Spring Flowers: Bloodroot, a Native Knockout

When I’m outside in early spring, I find myself not so much longing for the sight of something green as lusting after the color yellow. The rich yellow on a Meadowlark’s breast, the goldshine of Dutch Master daffodils, the chalky yellow of Forsythia flowers—these slake something so strong that it feels like a physical need, a thirst that’s built up inside me all through winter’s greyness.

But maybe nothing satisfies that thirst better than Bloodroot, a wildflower native to eastern North America, with its stand-up yellow stamens surrounded by the brightest of white petals. My first sight of Bloodroot in March or April is always a shock. The colors are so perfect, they contrast so radically with the dead forest floor, that the flowers seem to have an artificial quality, as if they owed their brightness to an electrical charge.

All colors speak to us, even though their language may be mute. What Bloodroot says, once its flowers open, is this: “Spring is here now; the waiting’s over.” Even its scientific name, Sanguinaria canadensis, affirms this message. It’s the sanguine or hopeful flower, the one whose appearance assures us that winter is finally finished, that warmer days and brighter sights are imminent.

Photo of single Bloodroot flower for Bloodroot post.
Each Bloodroot flower rises from a single green basal leaf. The white flower petals form a chalice that contains the yellow stamens.

I found a patch of Bloodroot about a week ago when I was walking through Todmorden Mills Park in Toronto’s Don Valley. The park contains a nature preserve of nine hectares (22 acres) that has several different habitats, including wet and dry meadows, a swamp, and an upland forest. Over the years, the park curators have made an effort to cultivate native plant species and to eradicate invasives.

On the day I visited, the whole park seemed dead, still gripped by winter. No snow on the ground, but not a trace of green either. No butterflies, no dragonflies or moths, and no birds flew through the leafless treetops.

It wasn’t till the end of my walk, just before the trail came out of the woods and gave onto a groomed lawn, that I spotted a sign of life. Right beside the trail, on the soggy forest floor, I could see a patch of white. When I came closer, I realized I was looking at a swath of Bloodroot in full bloom. The effect was much like reading the first line of that E. E. Cummings poem on April: “When faces called flowers float out of the ground.” As these faces floated up, they attracted other forms of life—the whole area was alive with bees.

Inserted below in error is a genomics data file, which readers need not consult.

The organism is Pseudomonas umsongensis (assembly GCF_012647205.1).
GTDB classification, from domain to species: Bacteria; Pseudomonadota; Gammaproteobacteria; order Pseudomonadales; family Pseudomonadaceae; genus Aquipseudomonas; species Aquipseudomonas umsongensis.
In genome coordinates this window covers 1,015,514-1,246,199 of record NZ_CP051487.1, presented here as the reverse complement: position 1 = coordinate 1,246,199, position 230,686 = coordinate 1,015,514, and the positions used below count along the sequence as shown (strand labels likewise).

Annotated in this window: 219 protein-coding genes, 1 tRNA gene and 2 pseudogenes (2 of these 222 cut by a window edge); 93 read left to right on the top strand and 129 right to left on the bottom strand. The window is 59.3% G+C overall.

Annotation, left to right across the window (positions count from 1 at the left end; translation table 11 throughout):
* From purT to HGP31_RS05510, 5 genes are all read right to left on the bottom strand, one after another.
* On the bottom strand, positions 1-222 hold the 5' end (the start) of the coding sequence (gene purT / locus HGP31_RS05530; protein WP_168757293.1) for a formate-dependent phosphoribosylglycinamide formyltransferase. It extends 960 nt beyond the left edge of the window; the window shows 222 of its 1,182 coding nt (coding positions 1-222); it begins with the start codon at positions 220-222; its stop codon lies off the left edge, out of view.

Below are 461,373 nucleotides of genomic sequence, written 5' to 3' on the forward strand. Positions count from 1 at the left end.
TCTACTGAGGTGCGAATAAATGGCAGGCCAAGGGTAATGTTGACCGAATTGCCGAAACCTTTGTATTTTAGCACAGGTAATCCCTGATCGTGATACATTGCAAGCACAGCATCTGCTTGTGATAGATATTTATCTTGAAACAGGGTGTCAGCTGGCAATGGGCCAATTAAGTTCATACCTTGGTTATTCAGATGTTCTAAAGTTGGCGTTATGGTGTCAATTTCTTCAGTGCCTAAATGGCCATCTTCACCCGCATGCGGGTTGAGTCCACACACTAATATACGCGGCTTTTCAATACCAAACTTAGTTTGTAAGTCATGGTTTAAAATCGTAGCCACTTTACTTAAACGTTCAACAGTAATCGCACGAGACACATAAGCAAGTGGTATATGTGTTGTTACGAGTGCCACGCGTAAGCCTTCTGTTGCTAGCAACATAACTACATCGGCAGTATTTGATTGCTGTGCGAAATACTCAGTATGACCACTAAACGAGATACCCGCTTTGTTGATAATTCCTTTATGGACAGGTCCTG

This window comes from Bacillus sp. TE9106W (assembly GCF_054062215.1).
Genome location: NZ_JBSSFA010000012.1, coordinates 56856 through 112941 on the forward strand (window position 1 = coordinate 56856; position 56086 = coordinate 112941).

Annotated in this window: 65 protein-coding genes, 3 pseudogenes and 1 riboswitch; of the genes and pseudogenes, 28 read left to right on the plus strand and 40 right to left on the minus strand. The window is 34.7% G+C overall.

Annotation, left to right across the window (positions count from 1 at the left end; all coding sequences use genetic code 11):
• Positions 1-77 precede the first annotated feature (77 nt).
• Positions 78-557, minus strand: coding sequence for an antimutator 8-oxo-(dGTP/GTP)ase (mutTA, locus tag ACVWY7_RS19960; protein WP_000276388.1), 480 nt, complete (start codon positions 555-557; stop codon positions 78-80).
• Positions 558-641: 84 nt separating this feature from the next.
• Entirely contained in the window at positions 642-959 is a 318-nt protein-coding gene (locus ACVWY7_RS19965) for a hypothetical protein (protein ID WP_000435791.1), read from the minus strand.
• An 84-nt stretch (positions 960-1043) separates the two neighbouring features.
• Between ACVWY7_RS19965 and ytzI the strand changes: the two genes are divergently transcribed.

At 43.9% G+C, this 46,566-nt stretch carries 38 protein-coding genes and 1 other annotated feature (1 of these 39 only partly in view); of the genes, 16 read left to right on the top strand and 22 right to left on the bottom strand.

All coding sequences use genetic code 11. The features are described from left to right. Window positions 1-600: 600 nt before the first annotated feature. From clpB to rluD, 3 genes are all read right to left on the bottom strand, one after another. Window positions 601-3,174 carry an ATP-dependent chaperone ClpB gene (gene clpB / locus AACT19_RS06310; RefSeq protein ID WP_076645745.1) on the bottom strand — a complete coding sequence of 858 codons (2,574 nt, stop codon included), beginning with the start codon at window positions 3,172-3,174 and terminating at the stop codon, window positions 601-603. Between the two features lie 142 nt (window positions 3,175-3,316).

Photo of a Mining Bee for the Bloodroot post.
Mining Bees emerge from underground burrows in the early spring and search for flowering plants that provide them with pollen.


Photo of a Mining Bee collecting pollen from a Bloodroot flower.
Since Bloodroot blooms so early in the spring, before many other flowers appear, it is a favorite target of early-season pollinators such as Mining Bees.

These were native bees that hovered around the flowers, not the imported honeybees. Bloodroot doesn’t produce nectar, but the stamens are coated with pollen, and this is what excites the bees. The first type I could see, and the most numerous, was a species of Mining Bee (genus Andrena) with a dark abdomen and hairy face. The second kind was a type of Small Carpenter Bee (genus Ceratina) whose abdomen had the same lovely green color that you find on oxidized copper.

Photo of a Carpenter Bee on a Bloodroot flower.
Carpenter Bees derive their name from the burrows they construct in hard wood, either in natural growth such as tree trunks or artifical structures such as wooden decks. In this photo, you can see flecks of Bloodroot pollen on the bee’s head and thorax.

At one point, I also noticed a large Carpenter Ant crawling on a log next to the Bloodroot. While bees conduct their business above ground and in plain sight, the fascinating symbiotic relationship that exists between ants and Bloodroot unfolds for the most part in complete darkness.

Even though Bloodroot spreads through its root system, the flowers also produce seeds that come with a fleshy organ called an elaiosome. Ants collect the ripe seeds and bring them to their nest, where they devour the elaiosome but leave the rest of the seed intact. Eventually, the seeds sprout in the sheltered environment of the ant nest. Nourished by the detritus there, the young plants experience strong growth and over time establish a new colony of Bloodroot. In this way, the cycle continues and the forest comes to life each spring with a concentration of unexpected color.

Final Bloodroot image for the Bloodroot post.

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3 thoughts on “Spring Flowers: Bloodroot, a Native Knockout”

  1. Fascinating to read about how the ants are nourished by part of the bloodroot, but then assist it in taking hold and producing a new group. A good example of plants and animals working together to survive. Thanks so much for this informative text and the beautiful pictures, Ed!


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